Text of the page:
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Tank upgrade recommendations

This is a discussion on Tank upgrade recommendations within the Beginner Freshwater Aquarium forums, part of the Freshwater Fish and Aquariums category; --> Andrew, I would have to disagree with you about the sponges. I have been involved in many trials and research dealing with the use ...

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Tank upgrade recommendations
Old 11-08-2006, 04:43 PM   #11
 
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Andrew, I would have to disagree with you about the sponges. I have been involved in many trials and research dealing with the use of sponges, and even in a planted tank, they are a good culture for bacteria. Packing a filter with good media is important, and the sponge is media. The bacteria needs surface area in which to cling and reporduce, and a sponge is one of the best resources for this. Other biomedias are designed to offer the same thing, surface area... but you won't find them more porous than a good sponge.
Also, as I had pointed out before, the larger the filter the more space for media, so long as water flow isn't too strong for the fish and plants in the aquarium.
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Old 11-08-2006, 05:48 PM   #12
 
well pourous is only half the neccessity of a good surface for bacteria to culture on, a sponge has a minute surface area compared to the different kinds of siporax or ceramic pourous tubes, you are far better off packing your filter with this than sponges.
I saw a brilliant comparison when i first started in the aquarium hobby, an internal filter stipped out with one large pond circular ceramic stone had a larger surface area than a external cannister filled with sponges= true story, not sure on the size of the filter but app true.
Its all about utilising the space in your filter. Personally i would only recommed sponges for mechanical filtration if you needed it and in a planted tank you shouldnt.

Of course we all have different opinions in here based on our experiences. No one individual is right like no individual is wrong- we are all successful in our own right. In the end sometimes you just have to live with the decisions you make when setting up your tank and making the best of what you can.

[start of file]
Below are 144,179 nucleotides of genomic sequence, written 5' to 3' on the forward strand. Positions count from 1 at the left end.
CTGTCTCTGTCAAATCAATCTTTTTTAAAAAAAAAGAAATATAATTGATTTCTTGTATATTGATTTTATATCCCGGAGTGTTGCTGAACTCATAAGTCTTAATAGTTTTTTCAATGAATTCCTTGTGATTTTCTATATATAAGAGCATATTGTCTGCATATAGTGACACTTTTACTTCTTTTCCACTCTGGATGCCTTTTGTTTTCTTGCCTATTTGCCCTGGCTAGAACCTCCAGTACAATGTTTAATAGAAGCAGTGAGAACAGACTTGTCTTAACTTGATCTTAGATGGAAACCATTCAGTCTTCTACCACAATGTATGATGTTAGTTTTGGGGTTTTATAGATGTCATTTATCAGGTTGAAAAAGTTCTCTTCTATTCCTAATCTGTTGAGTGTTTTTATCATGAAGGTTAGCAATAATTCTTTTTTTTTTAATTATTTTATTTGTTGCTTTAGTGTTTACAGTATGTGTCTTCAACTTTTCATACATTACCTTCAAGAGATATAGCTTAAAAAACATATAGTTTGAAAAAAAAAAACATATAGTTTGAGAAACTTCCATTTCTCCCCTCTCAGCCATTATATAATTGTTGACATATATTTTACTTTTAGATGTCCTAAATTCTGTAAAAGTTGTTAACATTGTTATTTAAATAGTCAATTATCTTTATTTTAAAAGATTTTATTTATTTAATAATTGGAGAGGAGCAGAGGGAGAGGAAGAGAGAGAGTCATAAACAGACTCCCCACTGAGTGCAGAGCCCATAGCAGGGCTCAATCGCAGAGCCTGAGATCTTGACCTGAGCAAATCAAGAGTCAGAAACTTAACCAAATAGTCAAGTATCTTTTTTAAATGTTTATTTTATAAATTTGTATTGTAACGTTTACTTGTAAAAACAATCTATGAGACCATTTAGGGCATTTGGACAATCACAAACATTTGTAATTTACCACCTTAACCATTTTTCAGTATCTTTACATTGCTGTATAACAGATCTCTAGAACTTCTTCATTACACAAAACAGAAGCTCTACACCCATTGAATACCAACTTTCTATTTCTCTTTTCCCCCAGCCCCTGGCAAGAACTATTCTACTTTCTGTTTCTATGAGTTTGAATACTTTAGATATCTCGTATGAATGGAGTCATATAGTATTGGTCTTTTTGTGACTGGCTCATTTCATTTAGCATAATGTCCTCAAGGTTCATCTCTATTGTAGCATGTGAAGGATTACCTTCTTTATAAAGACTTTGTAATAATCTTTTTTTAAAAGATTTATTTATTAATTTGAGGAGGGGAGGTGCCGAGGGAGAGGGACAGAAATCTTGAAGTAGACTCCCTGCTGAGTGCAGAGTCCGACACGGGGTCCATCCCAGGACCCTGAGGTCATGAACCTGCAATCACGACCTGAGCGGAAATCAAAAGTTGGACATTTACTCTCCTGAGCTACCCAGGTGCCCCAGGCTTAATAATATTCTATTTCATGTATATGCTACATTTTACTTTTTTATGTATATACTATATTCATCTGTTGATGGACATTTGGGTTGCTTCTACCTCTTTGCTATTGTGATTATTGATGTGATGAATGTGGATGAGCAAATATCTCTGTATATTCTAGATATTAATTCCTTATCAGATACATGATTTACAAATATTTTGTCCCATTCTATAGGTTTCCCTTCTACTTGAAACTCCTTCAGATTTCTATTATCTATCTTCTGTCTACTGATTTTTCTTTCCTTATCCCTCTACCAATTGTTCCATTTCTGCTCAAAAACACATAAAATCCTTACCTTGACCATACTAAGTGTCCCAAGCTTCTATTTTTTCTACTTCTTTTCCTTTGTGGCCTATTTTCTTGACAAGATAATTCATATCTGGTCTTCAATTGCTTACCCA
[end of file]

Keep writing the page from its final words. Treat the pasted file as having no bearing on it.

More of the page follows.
So to the person who started this thread i hope your filter continues to work out for you.
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Old 11-08-2006, 06:22 PM   #13
 
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Andrew, what about the other role the sponge plays in filtering out larger particles? Surface area alone is not sufficient, especially if this tank is already noted for having issues with clogged filter/media. The sponge is something to easily rinse in dirty tank water to preserve bacteria, and then replac to help collect solid waste so it isn't being recirculated through the tank. That is one of the reasons I suggest the sponge, you have biological and mechanical all wrapped up in one.
As you said, there are many opinions in such a matter, but I don't want the important points to be missed, had to make sure that I covered all of the bases.
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Old 11-08-2006, 09:31 PM   #14
 
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I have to agree with Dawn re: the sponges. In the aquaclear hang-on-back filters, there is lots of room for filter media. Just recently I started using 2 sponges with one bag of activated carbon, and the tank water is crystal clear. It is a good idea to use a filter slightly larger than the one recommended for the tank (i.e. I use an aquaclear 70 in my 46 gallon)
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Old 11-13-2006, 12:57 PM   #15
 
you should change your carbon on a regular basis if you want to use it, if you use it too long it will release all of the toxins that you have trapped.